Welcome to the inaugural issue of Design News from Mark McReynolds. I am reaching out to current and prospective clients, as well as family and friend

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Welcome to the inaugural issue of Design News from Mark McReynolds. I am reaching out to current and prospective clients, as well as family and friends, in order to let them know the types of projects that I'm working on. I would also like to use this newsletter to make people aware of current trends in remodeling and new home construction and to share helpful tips for around the home. I welcome any and all suggestions regarding this newsletter. If you're ever looking for information or design ideas I'd like to help. Let me know what you think!

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Current Projects

The Peterson Residence

I designed this home for a young family on a 2+ acre property north of Dallas. The clients were attracted to the French Provincial style featuring stucco, stone accents and cedar shutters. At just over 5,000 s.f. the home has a total of five bedrooms (3 down and 2 up) and features a large, open entertaining space with living, dining and kitchen areas. The majority of the downstairs rooms overlook a small pond to the rear of the home.

Peterson Elevation

Front Elevation

Peterson Main Level

Main Level Plan

Peterson Upper Level

Upper Level Plan

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On the Lighter Side

I love Gary Larson's "The Far Side"

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Recent Remodels

The Scoggins Residence

My client recently purchased this home which was originally built in the mid 80's on a
1+ acre site. The original family room was dark with stained paneling and a fireplace on the outside wall which blocked a lot of much needed sunlight from coming into the space. The original kitchen had a dropped ceiling which made it feel cramped. The home owner updated the master bathroom and enlarged the master bedroom with a bow bay window and the fireplace was relocated to the interior wall of the family room. In the kitchen the ceiling was raised and a game room was added to the rear corner of the home nearby.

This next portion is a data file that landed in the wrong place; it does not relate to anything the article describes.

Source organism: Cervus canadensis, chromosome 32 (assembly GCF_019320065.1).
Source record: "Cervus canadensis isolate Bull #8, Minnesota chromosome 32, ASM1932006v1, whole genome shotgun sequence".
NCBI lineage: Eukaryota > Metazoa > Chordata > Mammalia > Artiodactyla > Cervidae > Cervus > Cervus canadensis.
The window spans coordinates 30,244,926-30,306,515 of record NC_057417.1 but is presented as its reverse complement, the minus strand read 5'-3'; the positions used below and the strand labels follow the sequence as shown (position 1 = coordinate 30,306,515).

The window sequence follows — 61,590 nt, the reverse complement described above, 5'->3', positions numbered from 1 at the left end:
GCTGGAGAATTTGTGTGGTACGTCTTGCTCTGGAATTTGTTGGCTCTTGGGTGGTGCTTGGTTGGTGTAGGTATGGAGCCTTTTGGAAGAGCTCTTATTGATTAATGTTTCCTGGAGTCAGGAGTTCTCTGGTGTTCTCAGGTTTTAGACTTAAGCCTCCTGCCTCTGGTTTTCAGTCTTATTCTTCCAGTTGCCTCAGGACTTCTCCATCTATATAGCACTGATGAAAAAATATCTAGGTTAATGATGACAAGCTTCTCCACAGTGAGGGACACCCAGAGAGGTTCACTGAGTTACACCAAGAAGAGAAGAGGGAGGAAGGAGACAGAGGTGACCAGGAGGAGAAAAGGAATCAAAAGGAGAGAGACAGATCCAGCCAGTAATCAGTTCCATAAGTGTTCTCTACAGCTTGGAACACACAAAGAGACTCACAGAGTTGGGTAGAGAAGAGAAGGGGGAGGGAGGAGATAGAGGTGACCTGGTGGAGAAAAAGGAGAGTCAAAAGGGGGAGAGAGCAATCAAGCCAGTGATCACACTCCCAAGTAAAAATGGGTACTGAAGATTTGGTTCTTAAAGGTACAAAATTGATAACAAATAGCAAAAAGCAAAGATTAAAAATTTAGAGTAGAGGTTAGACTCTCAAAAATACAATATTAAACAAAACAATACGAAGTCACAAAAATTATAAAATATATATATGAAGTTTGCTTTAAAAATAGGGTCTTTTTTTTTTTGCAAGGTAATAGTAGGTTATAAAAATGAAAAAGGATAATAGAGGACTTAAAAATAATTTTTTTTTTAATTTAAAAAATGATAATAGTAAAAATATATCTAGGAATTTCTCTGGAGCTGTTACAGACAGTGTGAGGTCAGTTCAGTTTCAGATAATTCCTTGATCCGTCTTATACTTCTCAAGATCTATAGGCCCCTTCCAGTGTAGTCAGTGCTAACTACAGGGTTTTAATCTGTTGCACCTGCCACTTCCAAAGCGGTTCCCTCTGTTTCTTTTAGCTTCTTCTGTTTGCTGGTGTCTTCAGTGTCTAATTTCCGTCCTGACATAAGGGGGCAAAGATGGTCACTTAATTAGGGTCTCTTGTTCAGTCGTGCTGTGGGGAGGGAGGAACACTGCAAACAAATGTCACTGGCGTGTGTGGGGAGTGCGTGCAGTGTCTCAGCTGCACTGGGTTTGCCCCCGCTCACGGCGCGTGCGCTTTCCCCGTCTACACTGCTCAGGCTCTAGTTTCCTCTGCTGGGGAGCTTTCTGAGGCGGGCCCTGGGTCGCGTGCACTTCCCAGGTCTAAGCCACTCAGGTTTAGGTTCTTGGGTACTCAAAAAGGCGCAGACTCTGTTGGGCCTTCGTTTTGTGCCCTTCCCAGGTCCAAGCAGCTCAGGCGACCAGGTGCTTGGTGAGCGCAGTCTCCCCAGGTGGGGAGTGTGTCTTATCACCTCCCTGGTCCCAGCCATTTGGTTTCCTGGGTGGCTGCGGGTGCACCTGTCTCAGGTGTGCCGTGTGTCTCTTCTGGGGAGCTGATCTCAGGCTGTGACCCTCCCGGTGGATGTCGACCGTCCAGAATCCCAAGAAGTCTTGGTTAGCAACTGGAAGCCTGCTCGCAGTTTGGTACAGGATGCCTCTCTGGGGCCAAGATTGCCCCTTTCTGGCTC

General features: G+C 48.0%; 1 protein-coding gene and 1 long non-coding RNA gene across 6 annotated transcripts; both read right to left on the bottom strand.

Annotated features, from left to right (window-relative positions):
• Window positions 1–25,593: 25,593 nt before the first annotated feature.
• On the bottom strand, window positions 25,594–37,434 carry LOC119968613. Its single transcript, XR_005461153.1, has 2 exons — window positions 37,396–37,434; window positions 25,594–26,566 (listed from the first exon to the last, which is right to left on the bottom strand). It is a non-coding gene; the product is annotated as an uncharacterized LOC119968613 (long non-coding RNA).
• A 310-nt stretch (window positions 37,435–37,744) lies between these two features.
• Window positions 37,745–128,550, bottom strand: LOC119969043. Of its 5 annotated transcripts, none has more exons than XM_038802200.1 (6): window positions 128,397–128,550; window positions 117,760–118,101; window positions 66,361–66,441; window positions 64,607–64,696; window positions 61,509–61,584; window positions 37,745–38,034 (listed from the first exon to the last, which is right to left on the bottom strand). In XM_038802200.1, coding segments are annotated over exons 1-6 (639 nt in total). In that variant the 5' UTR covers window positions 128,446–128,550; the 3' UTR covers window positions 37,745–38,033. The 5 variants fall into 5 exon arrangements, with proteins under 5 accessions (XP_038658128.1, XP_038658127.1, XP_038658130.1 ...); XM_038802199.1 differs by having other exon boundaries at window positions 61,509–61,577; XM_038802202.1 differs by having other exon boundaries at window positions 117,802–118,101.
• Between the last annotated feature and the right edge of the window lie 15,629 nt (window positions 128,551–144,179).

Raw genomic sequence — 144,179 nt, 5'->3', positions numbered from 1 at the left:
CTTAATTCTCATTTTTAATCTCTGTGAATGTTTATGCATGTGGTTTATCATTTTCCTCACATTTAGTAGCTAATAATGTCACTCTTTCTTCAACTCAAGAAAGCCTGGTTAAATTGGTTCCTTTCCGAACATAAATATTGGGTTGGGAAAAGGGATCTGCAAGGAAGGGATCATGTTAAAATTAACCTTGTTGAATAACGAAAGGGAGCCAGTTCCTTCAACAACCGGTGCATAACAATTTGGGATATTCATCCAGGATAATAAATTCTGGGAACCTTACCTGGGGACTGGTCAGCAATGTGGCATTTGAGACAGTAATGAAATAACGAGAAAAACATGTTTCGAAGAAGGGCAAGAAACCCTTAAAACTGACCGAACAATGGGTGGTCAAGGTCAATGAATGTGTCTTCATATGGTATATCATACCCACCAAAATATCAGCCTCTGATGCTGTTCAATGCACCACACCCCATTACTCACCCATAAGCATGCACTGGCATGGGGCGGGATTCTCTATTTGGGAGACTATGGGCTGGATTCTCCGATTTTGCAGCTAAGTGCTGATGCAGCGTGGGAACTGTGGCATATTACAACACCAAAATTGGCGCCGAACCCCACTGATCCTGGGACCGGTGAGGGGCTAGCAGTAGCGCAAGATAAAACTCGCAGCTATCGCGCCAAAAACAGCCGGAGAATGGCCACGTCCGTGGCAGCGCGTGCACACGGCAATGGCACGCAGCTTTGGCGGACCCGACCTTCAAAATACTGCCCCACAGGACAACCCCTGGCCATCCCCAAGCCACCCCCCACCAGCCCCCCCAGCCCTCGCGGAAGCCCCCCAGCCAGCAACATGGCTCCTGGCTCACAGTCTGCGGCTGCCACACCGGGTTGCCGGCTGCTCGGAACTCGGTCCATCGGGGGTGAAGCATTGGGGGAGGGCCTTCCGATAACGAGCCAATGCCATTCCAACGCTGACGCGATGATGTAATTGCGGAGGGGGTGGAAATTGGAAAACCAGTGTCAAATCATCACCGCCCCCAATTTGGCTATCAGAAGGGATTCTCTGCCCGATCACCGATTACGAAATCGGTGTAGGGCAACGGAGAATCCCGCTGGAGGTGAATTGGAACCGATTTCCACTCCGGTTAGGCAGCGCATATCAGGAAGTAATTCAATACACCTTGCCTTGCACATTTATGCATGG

Front Elevation

aFront 1

Before

 
aFront 1A

After

Family Room

aFamily 1

Before

 
aFamily 1a

After

Kitchen

aKitchen 1

Before

 
aKitchen 1A

After

Master Bedroom

aMaster 1

Before

 
aMaster 1A

After

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Spring/Summer Energy Saving Tips

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Air Conditioning:

Be sure and change your air filters once a month to ensure the best airflow through the system. You should also hire a reputable HVAC contractor to service your unit as early as possible in both the heating and cooling seasons. This is a good idea because these guys can detect possible issues which may arise with your HVAC system before a major repair is required. Locate your a/c system's secondary drain lines around your home. They are typically installed in the eaves of the roof next to a window. If you see them dripping you'd better check the condensation pans at the a/c units! Usually it just means that some dust has gotten clogged in the PVC drain. I had an a/c guy tell me when that happens to pour a cup or two of straight bleach into the drain. I did and it worked; and the condensation water drained normally again.

dilapidated house

A house that breathes too much - not a good thing:

Periodically inspect the caulking around doors and windows. Over time caulking will shrink and expand eventually to the point of cracking. If this happens scrape out the old and squeeze in the new! Another place where air likes to leak in and out of a home is through outlets and switch boxes located on the exterior walls of homes. One remedy that I've used in my home is a foam gasket which is installed behind the outlet/switch covers. These can be purchased at any hardware store and have pre-punched holes for quick and easy installation.

Insulation

A house without a good blanket of insulation - not a good thing:

Look to see how much insulation is in your attic. In most areas builders use blown-in insulation which has an average R-Value of 3.1 to 3.7 per inch, depending on the actual material used. You can rent a machine and blow it into the attic yourself or you can hire someone else to do it. But be careful - one day I had the attic door open while I was putting Christmas boxes away and my St. Bernard mistook the white insulation for snow. She ran into the attic and tromped around on the ceiling above my bedroom - not a good thing.

Power Fan

Install a roof top power fan:

I've added these on both of my houses. They are controlled by thermostats and come in different sizes in order to maintain different volumes of attic space. Not only do they remove the hot air from your attic but it's been my experience that they also serve to remove some humidity from the interior space of the home as well. This is helpful because with added humidity comes added heat. In our last house before I installed a power fan we would keep the thermostat set to 72-73 degrees in the summer just to be comfortable. After it was installed we were able to raise it up to 78 degrees in the summer and often at night had to raise it even a bit higher so as not to get too cold!

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